The spring of 2010, when the Affordable Care Act was signed into law, was preceded by a hard winter for my family. In February, two major snowstorms hit the DC area where we lived within one week, dropping thirty to fifty inches of snow. They called it Snowpocalypse. During the height of the second storm, I slipped out a bedroom window onto our long porch roof, afraid it might collapse from the weight and knowing we couldn’t afford to repair it.
This was the accessible home we’d built for our son Robert, a medically complex child disabled due to an undiagnosed disease. We’d been chasing a diagnosis and treatments for him for 12 years. I bit the shovel in deep and pushed the heavy snow forward, watching it cascade into piles on the front lawn. Snow clung to my eyelashes, my vision spotted with haloes from the street lights. As fast as I shoveled if off, it accumulated.
Struggling with health insurance in the days before the ACA had been much like shoveling my way through an unending financial storm. My family had had 6 different health insurers in those dozen years, always one step ahead of bankruptcy by medical expense, whether due to annual caps, lifetime caps, or the tens of thousands of dollars we’d spent on co-pays, medications, uncovered items, and other out-of-pocket expenses. I’d taken a job I didn’t really want as an editor for a federal advisory committee, just so we could have the golden ticket: federal health insurance.
But I wanted more: The ability to live how I wanted to live. The freedom to do what was best for my family. That meant choosing where we wanted to live, pursuing work for the love of the job, not the health insurance tied to it, and knowing my son could be insured even if a good work opportunity didn’t offer health benefits.
During the 2008 campaign, Obama had promised to deal with our country’s health insurance crisis, yet during the summer of 2009, his opposition had gotten the upper hand: health insurance reform meant no one would be able to choose their doctor and the federal government would establish death panels. I’d watched a town hall meeting at which a senator from Oklahoma heard a sobbing woman describe her brain-injured husband’s eviction from a nursing home when his benefits expired. He had a feeding tube, and she was now expected to retrain him to drink and eat on her own. The senator replied, What’s really missing here is the failure of neighbors to help others who need our help. The audience burst into resounding applause.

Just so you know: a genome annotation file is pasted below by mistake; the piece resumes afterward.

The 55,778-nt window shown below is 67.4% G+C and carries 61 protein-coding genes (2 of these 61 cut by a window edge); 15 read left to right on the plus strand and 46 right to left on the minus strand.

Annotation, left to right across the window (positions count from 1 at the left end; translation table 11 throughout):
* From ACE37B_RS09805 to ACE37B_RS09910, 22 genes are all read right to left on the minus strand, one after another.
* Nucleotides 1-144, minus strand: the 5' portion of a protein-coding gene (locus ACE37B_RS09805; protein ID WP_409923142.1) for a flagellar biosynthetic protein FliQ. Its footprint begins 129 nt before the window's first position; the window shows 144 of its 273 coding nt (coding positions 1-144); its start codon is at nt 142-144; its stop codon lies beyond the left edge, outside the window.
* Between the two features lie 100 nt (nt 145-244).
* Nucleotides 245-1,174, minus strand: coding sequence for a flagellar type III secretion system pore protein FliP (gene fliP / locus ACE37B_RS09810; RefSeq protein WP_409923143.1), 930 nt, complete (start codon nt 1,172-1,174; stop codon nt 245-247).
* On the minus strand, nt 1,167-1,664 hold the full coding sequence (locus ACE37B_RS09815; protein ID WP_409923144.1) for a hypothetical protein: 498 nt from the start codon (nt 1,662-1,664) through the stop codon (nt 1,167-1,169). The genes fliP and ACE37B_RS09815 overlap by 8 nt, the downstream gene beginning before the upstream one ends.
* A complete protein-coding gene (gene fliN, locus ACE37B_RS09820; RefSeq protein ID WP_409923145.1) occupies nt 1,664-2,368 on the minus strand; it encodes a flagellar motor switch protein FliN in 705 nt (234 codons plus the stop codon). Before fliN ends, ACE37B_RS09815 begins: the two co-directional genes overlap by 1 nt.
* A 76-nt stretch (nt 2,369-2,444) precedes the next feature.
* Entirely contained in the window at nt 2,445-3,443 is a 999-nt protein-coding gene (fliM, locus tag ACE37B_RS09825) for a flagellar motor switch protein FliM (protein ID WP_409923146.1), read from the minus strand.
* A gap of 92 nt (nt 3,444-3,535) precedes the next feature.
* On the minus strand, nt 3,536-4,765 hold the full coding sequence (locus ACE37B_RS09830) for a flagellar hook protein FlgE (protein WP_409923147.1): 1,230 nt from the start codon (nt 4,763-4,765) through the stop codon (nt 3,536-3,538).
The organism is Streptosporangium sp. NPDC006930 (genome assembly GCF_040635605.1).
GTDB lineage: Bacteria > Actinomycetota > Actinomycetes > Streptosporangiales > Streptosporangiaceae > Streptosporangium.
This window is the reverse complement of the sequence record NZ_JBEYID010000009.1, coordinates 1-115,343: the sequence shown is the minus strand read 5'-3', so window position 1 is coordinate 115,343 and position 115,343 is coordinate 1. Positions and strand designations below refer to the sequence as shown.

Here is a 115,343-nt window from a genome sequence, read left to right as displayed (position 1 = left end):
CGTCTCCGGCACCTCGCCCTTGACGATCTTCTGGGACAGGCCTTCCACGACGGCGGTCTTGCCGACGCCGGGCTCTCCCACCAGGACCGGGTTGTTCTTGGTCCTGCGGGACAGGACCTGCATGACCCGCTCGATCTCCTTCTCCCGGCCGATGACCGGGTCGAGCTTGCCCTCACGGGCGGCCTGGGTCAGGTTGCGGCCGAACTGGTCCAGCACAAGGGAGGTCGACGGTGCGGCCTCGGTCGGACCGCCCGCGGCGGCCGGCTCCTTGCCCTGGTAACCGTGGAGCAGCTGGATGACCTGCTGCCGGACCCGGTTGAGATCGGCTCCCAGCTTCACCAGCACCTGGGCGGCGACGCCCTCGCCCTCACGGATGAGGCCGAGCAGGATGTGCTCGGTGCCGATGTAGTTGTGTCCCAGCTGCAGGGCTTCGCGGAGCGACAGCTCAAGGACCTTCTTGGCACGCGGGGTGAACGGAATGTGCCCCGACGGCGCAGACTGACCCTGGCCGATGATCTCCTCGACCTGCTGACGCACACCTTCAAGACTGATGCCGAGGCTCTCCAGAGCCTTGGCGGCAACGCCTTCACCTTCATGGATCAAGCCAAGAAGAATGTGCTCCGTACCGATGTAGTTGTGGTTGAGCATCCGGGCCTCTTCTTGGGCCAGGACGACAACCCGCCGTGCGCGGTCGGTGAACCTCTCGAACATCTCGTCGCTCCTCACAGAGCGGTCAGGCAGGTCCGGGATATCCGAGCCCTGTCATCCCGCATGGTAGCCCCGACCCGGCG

Self-reliance, rather than government hand-outs, was the yardstick of freedom that audience understood. I’d learned self-reliance growing up in 1970s Vermont, when the state was still staunchly conservative. That mentality from my youth had me futilely shoveling snow off my roof in the middle of the night, without considering how easily I might fall off. We were always in danger of falling off and losing everything.
Our neighbors had helped us as they could, but I relying on them would be just another form of dependence. None of them had the money or expertise it took to pay for my son’s healthcare or assist with his home medical needs.
Robert’s illness taught me that self-reliance and freedom were not the same thing. If you’re free you can go anywhere and do anything, right? But you’d better not have anyone depending on you. Janis Joplin sang, “Freedom’s just another word for nothing left to lose,” yet in my life, I’d had everything to protect and keep. She and Bobby McGee were drifters, criss-crossing the U.S. That’s not the type of citizenship most of us experience, even if we admire its free-wheeling nature.
Freedom and self-reliance are a delicate balance. There are few opportunities without a solid base of support: some self-reliance, some neighborly, and, yes, some from the government. It is our government; it is we the people who form it. Our government can provide a platform for each of us to seek freedom. Let me put it this way: If I had certainty with healthcare, then I could take other chances. Then we could chase a better way of life—the American dream.
That spring of 2010, the ACA proceeded to a final vote, and Speaker Pelosi struggled to keep her caucus in line. Bart Stupak of Michigan was the final hold-out. In his floor speech, Stupak said that he wanted women to know that if they had a child and that child had medical problems, he or she would be entitled to medical care. I cried. Stupak understood what my family had gone through, all that long winter. Freeing my child meant freeing me and my family.
The ACA remains under attack today, snowflake after snowflake piling up and threatening to keep all of us in a permanent winter. Let’s not allow the critics to snow us in. Let’s move forward, once again, to a new spring of improved healthcare-for-all, so we can each manage our competing responsibilities and free-wheeling dreams.